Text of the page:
Chilmington Green Area Action Plan
The Chilmington Green Area Action Plan (AAP) provides a policy framework to deliver a major urban extension to Ashford of up to 5,750 homes and 1,000 jobs, over a period of twenty five years or so. It contains policies on several topics, such as community infrastructure, transport improvements, ecology and what character the different parts of the site should have.
Following Public Examination by an Independent Planning Inspector, Martin Pike BA MA MRTPI, the Chilmington Green Area Action Plan (AAP) Local Plan was found sound, and on the 18 July 2013 was formally adopted as policy by Ashford Borough Council.
The adopted Chilmington Green AAP together with the Sustainability Appraisal/Strategic Environmental Assessment adoption statement are available below. A list of Main modifications to the AAP, made after Examination can be found in Appendix 1 of the Inspector's Report.
Why is development happening at Chilmington Green?
The principle of development at Chilmington Green is established in the council’s Core Strategy. The Core Strategy was ‘adopted’ in 2008 following the production of a wide range of evidence which set out where growth could be accommodated within the borough, a period of public consultation and a formal ‘Examination in Public’ by an independent, government appointed planning Inspector. View the Core Strategy 2008 [pdf] 5MB.
The change in government in May 2010 has lead to the removal of centrally designated housing targets, but the principle of development at Chilmington Green remains established in the Core Strategy. The focus now is to plan for the creation of a great place to live. This will involve looking very closely at the density, design and layout of development, types of land uses and the best range of local facilities that can be achieved.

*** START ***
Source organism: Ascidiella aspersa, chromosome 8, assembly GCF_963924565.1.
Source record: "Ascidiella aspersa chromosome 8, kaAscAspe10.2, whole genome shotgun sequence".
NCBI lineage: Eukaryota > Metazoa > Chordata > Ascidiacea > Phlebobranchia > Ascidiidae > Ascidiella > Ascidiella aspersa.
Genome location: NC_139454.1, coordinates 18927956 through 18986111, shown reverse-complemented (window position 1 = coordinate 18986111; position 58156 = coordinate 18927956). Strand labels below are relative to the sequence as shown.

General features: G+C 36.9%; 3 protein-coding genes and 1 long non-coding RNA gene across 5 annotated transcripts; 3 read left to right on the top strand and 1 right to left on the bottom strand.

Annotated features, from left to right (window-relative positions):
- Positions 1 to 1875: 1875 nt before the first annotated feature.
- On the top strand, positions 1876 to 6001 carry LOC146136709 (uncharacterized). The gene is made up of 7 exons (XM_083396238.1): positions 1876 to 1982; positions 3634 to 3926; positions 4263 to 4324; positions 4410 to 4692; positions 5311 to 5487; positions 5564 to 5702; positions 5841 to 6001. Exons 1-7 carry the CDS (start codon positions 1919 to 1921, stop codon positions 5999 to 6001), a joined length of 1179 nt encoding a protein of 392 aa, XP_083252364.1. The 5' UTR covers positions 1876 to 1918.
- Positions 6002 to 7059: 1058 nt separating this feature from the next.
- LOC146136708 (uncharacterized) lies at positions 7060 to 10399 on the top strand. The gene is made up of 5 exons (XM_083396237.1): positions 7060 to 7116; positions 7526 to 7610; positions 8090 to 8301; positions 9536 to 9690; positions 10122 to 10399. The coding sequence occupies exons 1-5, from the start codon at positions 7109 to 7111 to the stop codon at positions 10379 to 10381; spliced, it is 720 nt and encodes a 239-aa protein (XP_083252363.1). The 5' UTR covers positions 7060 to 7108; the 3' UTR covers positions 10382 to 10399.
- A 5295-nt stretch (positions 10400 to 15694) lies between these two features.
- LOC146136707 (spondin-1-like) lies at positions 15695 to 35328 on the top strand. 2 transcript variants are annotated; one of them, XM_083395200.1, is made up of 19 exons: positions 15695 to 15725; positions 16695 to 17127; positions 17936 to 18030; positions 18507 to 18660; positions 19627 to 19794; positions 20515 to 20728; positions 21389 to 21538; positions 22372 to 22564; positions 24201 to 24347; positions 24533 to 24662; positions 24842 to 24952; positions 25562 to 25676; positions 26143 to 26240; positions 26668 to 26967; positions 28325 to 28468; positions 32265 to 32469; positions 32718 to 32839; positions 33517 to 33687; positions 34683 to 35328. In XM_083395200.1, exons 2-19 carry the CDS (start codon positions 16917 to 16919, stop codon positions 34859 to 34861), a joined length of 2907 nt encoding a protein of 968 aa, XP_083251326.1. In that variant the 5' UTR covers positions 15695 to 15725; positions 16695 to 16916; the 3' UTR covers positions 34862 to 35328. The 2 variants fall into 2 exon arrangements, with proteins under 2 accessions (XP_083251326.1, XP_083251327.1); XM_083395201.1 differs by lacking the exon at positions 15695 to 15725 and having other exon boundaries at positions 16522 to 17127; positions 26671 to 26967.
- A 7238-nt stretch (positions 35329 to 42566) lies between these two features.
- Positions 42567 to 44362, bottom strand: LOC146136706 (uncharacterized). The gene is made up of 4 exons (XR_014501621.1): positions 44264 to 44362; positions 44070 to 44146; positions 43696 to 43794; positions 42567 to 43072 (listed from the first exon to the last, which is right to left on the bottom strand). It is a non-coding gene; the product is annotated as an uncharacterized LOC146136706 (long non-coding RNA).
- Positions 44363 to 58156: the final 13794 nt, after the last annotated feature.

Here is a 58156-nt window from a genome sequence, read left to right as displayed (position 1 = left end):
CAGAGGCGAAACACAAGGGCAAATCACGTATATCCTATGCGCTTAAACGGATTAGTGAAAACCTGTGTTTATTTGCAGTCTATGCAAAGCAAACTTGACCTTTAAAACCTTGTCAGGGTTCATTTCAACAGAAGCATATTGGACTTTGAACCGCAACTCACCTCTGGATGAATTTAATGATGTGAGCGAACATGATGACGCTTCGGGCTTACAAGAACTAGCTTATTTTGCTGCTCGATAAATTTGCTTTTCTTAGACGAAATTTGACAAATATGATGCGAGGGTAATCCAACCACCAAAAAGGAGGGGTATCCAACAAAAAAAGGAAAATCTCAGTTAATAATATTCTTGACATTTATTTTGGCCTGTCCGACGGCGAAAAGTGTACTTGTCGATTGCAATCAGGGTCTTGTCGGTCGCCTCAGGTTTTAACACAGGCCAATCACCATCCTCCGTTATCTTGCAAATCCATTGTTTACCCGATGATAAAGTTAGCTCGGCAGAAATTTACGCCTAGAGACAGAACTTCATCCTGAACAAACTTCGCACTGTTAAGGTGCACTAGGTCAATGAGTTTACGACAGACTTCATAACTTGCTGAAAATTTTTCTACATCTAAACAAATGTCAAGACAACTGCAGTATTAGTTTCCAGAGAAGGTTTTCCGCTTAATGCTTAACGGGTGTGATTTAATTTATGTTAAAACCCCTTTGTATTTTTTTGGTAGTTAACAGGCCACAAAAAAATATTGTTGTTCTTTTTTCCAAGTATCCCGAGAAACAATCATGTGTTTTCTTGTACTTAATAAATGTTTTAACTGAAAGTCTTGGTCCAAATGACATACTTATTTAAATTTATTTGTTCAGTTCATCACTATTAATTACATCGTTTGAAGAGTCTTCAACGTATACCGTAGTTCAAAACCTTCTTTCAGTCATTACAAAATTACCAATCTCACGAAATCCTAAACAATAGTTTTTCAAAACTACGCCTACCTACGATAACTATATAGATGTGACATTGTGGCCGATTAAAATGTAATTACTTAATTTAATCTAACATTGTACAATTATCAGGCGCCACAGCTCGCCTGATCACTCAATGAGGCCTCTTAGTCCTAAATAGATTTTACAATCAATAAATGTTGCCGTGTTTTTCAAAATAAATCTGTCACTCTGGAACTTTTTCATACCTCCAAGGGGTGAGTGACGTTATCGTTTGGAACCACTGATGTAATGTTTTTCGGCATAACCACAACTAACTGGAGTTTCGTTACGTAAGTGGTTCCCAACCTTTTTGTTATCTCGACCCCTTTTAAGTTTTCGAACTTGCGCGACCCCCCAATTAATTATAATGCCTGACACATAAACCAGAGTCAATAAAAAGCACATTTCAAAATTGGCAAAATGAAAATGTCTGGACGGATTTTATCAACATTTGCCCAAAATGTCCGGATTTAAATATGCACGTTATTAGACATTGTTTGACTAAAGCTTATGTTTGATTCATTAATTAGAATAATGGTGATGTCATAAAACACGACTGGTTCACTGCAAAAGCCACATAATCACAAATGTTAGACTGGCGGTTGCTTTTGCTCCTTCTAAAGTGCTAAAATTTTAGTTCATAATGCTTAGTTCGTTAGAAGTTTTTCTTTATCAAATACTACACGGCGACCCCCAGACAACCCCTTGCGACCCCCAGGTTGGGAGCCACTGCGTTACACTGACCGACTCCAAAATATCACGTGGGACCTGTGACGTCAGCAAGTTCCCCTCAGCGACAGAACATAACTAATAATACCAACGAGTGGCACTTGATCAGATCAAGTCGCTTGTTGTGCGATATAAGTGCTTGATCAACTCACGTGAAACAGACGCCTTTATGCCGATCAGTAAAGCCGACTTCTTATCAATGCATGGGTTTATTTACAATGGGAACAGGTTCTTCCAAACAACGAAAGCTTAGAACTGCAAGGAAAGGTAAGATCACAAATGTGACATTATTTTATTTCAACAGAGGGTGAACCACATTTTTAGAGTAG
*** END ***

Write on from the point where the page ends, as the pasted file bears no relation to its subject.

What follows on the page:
Chilmington Green design code supplementary planning document
The Chilmington Green Design Code Supplementary Planning Document (SPD) sets out design advice and guidance for planning applications within Chilmington Green.
The SPD is a comprehensive document that looks at all aspects of the development. It seeks to create neighbourhoods of distinct character and identity; incorporate high quality urban design; be well integrated with the rural landscape surroundings; to implement the Quality Charter; and the management and maintenance of well-designed public realm.
Public consultation took place in April 2016, and the final document is expected to be published by the end of the year.
+ Why is the council proceeding with so much housing at Chilmington Green when there are a large number of brownfield sites in Ashford that have not yet been developed?
The principle of development at Chilmington Green is established within the council's adopted Core Strategy and even though Ashford is no longer a designated 'growth area', there remains a need for additional houses up to 2030 and beyond. These homes will help support jobs and sustain local services, as well as cater for the changing needs of Ashford's current residents. Not all of these homes can be provided on brownfield sites within Ashford, therefore other sites will be needed.
Chilmington Green was identified through the Core Strategy as being suitable - a position tested and supported by an Independent Planning Inspector. The Chilmington Green Area Action Plan (AAP) has gone through public consultation and examined by an Independent Planning Inspector.
Traffic congestion and the impact of the development on the surrounding road network will be a key consideration when determining the planning application.
The transport assessment which has been submitted with the planning application details the transportation and highways implications of developing the site, but the details of exactly what improvements will be needed will be determined by Kent County Council (KCC) in their role as the local highway authority. The transport assessment submitted with the application states that KCC's preferred option is as follows:
- Improving the alignment of the Matalan roundabout
- Widening of the A28 road bridge over the railway, north of Matalan roundabout
- The bridge widening will allow the entire section of the A28 between Matalan and Tank roundabouts to be duelled
- Signalisation of the A28/Brunswick Road junction
- A28/Loudon Way signalised junction modified to offer greater capacity, with an increase in lanes to facilitate greater turning and straight-ahead movements, plus full turning movements
- Signalises Hilton Road to become exit only at its junction with the A28
- Improving the alignment of the Tank roundabout